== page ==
MUMBAI: When a corporate executive recently landed in the emergency ward of Hiranandani Hospital in Powai with palpitations, doctors first checked his heart. When tests ruled out any cardiac problem, they found an unlikely culprit—too many cups of green tea. “After talking to him, we realized he had had over a dozen cups of green tea within the span of a few hours,” said cardiologist Ganesh Kumar.

Some brands of green tea contain caffeine, an agent that boosts heart rate. “Green tea is supposed to be a natural agent to control blood pressure, weight, etc, but everything has to be consumed in the right measure,” Dr Kumar said.

As the natural or herbal revolution gains in popularity, doctors believe it’s time to sound a health warning, especially to patients already on various allopathic medications. Studies have shown that seemingly harmless suppleme nts can have dangerous side-effects when consumed in excess.

Garlic is a natural way to keep BP in check, but it may not always be good for those taking blood-thinning pills.

Similarly, using fenugreek seeds in your food is the natural and easiest way to control the release of sugar (from your food) into the bloodstream. But, as nutritionist Shilpa Joshi has found among diabetic patients, the tendency is to be liberal in using the methi seeds. “Some add so much of fenugreek to their food that their blood sugar drops all of a sudden to alarming levels,” she said.

The latest edition of ‘Alternative and Complementary Therapies‘ has pharmacist Catherine Ulbricht from Massachusetts General Hospital spelling out the potential dangers of mixing herbal supplements and therapeutic agents; their interaction can diminish or increase drug levels. “‘Natural’ does not equal ‘safe,'” she said in the article. “If something has a therapeutic action in a human body, this substance can also cause a reaction or an interaction,” she added.

Her article lists out common examples such as an increased risk of significant bleeding associated with garlic, ginkgo, ginger, and saw palmetto supplements; decreased blood sugar as a result of cinnamon, whey protein and others; hormonal effects of dong quai and saw palmetto; and elevated blood pressure caused by hawthorn and green tea.

A study by the American Society of Plastic Surgeons in 2006 showed that many “harmless” supplements could have dangerous side-effects. An article in the February 2006 issue of Plastic and Reconstructive Surgery found approximately 55% of plastic surgery patients (compared to 24% of the general public) took supplements but did not tell their surgeons. “Chondroitin is often used to treat osteoarthritis. People using chondroitin may suffer from bleeding complications during surgery, particularly when used in combination with doctor-prescribed blood-thinning medications,” the piece said. “Ephedra has been known to promote weight loss, increase energy and treat respiratory tract conditions such as asthma and bronchitis. This agent has been banned by the US Food and Drug Administration because it can raise blood pressure, heart rate and metabolic rate, ultimately causing heart attacks, heart arrhythmia, stroke and even death,” the study added.

But there are some like nutritionist Naini Setalvad who maintain that natural is totally safe.
“There are no side-effects to natural supplements. It is all a ploy of the pharmaceutical industry to check the growing popularity of natural herbs and supplements,” she said.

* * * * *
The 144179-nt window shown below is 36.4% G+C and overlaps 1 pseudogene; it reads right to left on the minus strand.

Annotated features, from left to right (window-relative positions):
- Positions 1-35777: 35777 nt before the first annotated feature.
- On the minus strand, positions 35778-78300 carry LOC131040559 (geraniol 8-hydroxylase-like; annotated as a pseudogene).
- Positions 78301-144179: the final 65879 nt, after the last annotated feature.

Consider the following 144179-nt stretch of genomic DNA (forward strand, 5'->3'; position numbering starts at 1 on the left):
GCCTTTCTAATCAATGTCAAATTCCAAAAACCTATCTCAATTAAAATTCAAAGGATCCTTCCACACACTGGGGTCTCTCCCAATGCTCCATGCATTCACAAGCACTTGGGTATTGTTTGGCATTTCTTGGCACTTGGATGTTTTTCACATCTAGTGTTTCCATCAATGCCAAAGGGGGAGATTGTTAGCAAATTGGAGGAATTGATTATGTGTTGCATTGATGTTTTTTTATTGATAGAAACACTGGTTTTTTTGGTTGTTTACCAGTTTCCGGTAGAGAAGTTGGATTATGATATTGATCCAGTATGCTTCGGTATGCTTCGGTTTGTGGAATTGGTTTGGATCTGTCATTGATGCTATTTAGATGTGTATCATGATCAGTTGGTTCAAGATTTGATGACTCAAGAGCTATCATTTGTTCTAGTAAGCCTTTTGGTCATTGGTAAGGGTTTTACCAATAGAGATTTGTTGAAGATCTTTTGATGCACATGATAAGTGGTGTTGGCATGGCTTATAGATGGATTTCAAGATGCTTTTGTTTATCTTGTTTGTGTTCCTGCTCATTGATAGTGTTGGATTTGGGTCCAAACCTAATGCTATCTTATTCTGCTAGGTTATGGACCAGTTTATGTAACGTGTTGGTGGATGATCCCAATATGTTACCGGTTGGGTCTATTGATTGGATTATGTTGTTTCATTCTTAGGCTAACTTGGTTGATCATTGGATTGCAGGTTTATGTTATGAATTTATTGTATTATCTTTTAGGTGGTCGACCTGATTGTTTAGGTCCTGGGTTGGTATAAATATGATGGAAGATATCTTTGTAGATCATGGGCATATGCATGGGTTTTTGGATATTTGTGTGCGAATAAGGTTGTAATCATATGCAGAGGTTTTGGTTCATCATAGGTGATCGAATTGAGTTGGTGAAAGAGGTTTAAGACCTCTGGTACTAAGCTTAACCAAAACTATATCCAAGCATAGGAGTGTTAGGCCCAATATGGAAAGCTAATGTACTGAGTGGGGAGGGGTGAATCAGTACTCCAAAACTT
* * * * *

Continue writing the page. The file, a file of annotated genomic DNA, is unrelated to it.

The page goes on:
Most Indian patients have their grandmother’s nuska packed in their medicinal chest, and use haldi as a disinfectant or ginger as an antiseptic. Orthopaedic surgeon Dr Sanjeev Agarwala, who heads the department at Hinduja Hospital, said, “We are more comfortable with natural supplements than with proprietary (branded) drugs because of our heritage that is steeped in Ayurveda. But there is little scientific evidence to support this belief.” He offers a scientific reason to doubt the natural-is-safe claim: “Most herbal and natural supplements are alkaloid in nature and could be poisonous unless proven otherwise.”

According to nutritionist Shilpa Joshi, people should always inform their doctors about the supplements they are taking. “We take natural or Ayurvedic stuff thinking these are ghar ka nuska, but if taken with other medications and in high concentrations, it can be potent. If we consult doctors on such issues, the doctor can change the dosages of either his medication or give the right amount of supplements that is needed for the patient concerned.” In others, customise the dosages of herbal supplements and branded drugs.

Commonly used supplements

Ephedra or somlata, which Ayurvedic physicians believe was the source of somras, is widely used to control asthma, heart problems, rheumatism.

Ginkgo biloba, found in Kashmir as Aziz tree, is used to treat brain disorders, enhance memory or control vitiligo (a skin disease).

Saw palmetto is a berry grown in California but widely available in India to control early baldness.

Side-effects if taken in excess

Bleeding and coagulation | Garlic, ginkgo, ginger and saw palmetto are known to increase the risk of bleeding. These supplements should be discontinued two weeks before surgery, including dental surgery.

Blood sugar | Herbs and supplements that have shown to specifically decrease blood sugar are flaxseed (linseed), cinnamon, whey protein and fenugreek (methi). Diabetic patients need to take these under medical advice. Coca and coca may increase blood sugar.

Hormonal effects | Herbs and supplements such as dong quai (Chinese herb used to reduce PMS), red clover, soy and saw palmetto have androgenic as well as antiandrogenic (male hormone) effects and estrogenic as well as antiestrogenic (female hormone) effects and many other hormonal effects.

Blood pressure | There is a risk of hypertension with ephedra, but even green tea and hawthorn (thorn apple) and mistletoe present the same risk.